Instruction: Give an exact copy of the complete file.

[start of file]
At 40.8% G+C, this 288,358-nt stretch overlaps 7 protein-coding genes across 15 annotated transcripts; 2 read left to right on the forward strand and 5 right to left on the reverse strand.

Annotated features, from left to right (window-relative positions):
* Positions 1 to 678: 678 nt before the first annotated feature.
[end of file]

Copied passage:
At 40.8% G+C, this 288,358-nt stretch overlaps 7 protein-coding genes across 15 annotated transcripts; 2 read left to right on the forward strand and 5 right to left on the reverse strand.

Annotated features, from left to right (window-relative positions):
* Positions 1 to 678: 678 nt before the first annotated feature.